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David and Art - "A Painting with Many Topics"

Sofie Hernandez-Simeonidis

Sometimes a painting can illustrate more than what’s in it

Much to my surprise, I’ve recently realized that in two of my books I’ve written about the same historic American painting from the 1860s. One book was a history of the National Endowment for the Arts and the other is my latest—a biography of US Navy Admiral George Dewey. These are very different books perhaps needless to say. Or, at least, their focus is very different. When I was writing the chapter of the Dewey book in which the painting appears I don’t think I consciously considered having written about it before. To appear in two different history books is notable—something about this painting was striking me as particularly and distinctively revealing. And it is. The painting reveals what good art can itself reveal about a country.

I want to explore this with you over the next weeks, starting today with the first time I wrote about the painting. This is from my 2008 book Money for Art: The Tangled Web of Art and Politics in American Democracy.

“In the late 1850s the future of the United States was growing increasingly bleak. As the tumultuous decade drew to an end and the possibility of compromise between North and South seemed more and more elusive, people openly wondered about the future of the Republic. To concerned citizens, the presidential election of 1860 loomed large with the potential of driving circumstances past the point of reconciliation. Even as this crisis approached, however, Congress attended to other, some might have said ‘trivial’ matters. On George Washington's Birthday in 1860 the newly created United States Arts Commission presented a report to president James Buchanan. It recommended an outlay of just under $167,000 on works of art for the capitol building then being remodeled and expanded. Realizing the strains the nation was experiencing, the three-member commission assured the beleaguered president that in times of national dissension the ‘arts afford a strong bond of national sympathy.’”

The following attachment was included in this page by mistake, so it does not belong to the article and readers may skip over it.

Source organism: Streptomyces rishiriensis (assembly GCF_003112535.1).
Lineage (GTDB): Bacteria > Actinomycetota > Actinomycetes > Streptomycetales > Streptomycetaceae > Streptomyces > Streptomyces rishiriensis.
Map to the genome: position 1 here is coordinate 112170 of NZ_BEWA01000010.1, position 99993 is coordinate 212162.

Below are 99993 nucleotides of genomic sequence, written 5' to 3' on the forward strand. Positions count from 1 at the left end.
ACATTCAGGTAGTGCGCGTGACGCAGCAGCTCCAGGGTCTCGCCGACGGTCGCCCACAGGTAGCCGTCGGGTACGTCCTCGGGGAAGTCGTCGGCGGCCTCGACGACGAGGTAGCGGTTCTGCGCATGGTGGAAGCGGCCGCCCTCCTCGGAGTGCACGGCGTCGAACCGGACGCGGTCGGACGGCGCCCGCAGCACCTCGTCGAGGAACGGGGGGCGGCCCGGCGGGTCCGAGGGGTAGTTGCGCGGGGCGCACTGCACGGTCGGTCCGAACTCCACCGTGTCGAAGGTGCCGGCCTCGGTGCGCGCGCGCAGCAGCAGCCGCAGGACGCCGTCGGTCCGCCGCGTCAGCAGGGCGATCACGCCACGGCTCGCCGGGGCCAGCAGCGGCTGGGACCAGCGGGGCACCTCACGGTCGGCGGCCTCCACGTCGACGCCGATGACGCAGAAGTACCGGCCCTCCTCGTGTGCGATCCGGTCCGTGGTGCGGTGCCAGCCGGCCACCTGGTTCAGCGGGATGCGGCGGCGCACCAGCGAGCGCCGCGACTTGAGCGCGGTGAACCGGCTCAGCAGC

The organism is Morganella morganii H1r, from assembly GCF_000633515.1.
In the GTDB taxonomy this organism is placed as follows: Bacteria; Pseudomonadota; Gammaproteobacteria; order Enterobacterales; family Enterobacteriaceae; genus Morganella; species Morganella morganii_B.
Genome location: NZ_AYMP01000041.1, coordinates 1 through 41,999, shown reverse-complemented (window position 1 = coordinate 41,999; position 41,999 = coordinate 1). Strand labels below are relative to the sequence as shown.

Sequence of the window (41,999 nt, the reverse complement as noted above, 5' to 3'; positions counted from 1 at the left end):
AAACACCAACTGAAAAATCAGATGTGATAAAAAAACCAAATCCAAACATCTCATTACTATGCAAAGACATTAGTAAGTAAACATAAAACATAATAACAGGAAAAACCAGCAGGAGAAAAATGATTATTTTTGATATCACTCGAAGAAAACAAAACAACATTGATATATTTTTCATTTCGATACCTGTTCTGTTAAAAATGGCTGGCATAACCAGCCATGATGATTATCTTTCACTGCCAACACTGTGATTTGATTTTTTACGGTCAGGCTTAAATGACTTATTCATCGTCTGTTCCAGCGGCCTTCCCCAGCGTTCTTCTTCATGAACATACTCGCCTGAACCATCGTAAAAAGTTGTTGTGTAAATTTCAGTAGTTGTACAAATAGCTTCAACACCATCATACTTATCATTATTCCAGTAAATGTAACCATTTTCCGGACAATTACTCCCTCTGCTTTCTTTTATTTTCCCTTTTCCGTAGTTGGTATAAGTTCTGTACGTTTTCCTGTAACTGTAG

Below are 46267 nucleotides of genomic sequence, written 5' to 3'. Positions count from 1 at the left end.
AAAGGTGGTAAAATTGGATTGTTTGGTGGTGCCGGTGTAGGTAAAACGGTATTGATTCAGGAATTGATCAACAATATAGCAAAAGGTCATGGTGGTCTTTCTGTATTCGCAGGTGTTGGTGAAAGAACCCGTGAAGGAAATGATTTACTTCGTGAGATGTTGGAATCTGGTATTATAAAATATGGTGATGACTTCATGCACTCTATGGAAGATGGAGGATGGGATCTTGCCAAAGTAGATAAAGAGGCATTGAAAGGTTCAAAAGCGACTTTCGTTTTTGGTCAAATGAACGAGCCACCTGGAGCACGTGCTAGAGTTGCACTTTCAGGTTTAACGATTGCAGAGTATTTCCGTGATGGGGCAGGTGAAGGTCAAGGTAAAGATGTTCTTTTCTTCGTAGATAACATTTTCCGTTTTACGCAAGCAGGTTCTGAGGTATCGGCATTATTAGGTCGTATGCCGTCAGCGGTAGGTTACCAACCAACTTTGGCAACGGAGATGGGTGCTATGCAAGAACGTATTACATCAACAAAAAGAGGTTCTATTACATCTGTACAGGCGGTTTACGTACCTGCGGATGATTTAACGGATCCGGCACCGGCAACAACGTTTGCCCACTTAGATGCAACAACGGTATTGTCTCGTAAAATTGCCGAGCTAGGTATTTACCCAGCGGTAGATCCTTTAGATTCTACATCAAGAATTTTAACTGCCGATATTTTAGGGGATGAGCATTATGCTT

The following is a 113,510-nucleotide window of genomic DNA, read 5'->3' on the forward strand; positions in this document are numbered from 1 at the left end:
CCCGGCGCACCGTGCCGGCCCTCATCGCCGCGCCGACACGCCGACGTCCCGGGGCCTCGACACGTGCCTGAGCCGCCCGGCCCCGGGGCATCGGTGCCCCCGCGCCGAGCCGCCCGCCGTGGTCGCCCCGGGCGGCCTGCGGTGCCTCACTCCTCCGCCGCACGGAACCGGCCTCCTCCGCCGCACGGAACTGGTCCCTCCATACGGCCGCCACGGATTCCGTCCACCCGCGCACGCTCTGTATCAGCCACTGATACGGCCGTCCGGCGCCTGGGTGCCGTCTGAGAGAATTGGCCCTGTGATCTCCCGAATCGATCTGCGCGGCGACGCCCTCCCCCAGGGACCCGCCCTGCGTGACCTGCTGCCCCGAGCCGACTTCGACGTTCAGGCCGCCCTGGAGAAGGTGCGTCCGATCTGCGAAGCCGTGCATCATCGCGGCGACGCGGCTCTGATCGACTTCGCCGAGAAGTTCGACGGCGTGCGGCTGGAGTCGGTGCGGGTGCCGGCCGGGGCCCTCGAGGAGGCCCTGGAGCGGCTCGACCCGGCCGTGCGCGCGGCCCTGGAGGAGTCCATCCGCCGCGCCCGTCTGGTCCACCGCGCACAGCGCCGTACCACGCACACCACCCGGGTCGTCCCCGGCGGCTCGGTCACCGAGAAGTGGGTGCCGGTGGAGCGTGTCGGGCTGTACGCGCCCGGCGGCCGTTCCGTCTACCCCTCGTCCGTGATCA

“Despite the grave problems facing the nation, Congress did not turn a deaf ear to the commission's faith in the power of the arts. National sympathy and unity--especially in the halls of Congress--were sorely needed. Even as the long-feared crisis began, the government commissioned a painting that celebrated the inevitable triumph of nationalism and expansion. The colossal Westward the Course of Empire Takes its Way, the work of German-born painter Emmanuel Leutze, was to crown the west stairway in the House wing of the capitol.”

So now you know that that’s the painting I’m talking about. Let’s describe it next week. Talk to you then.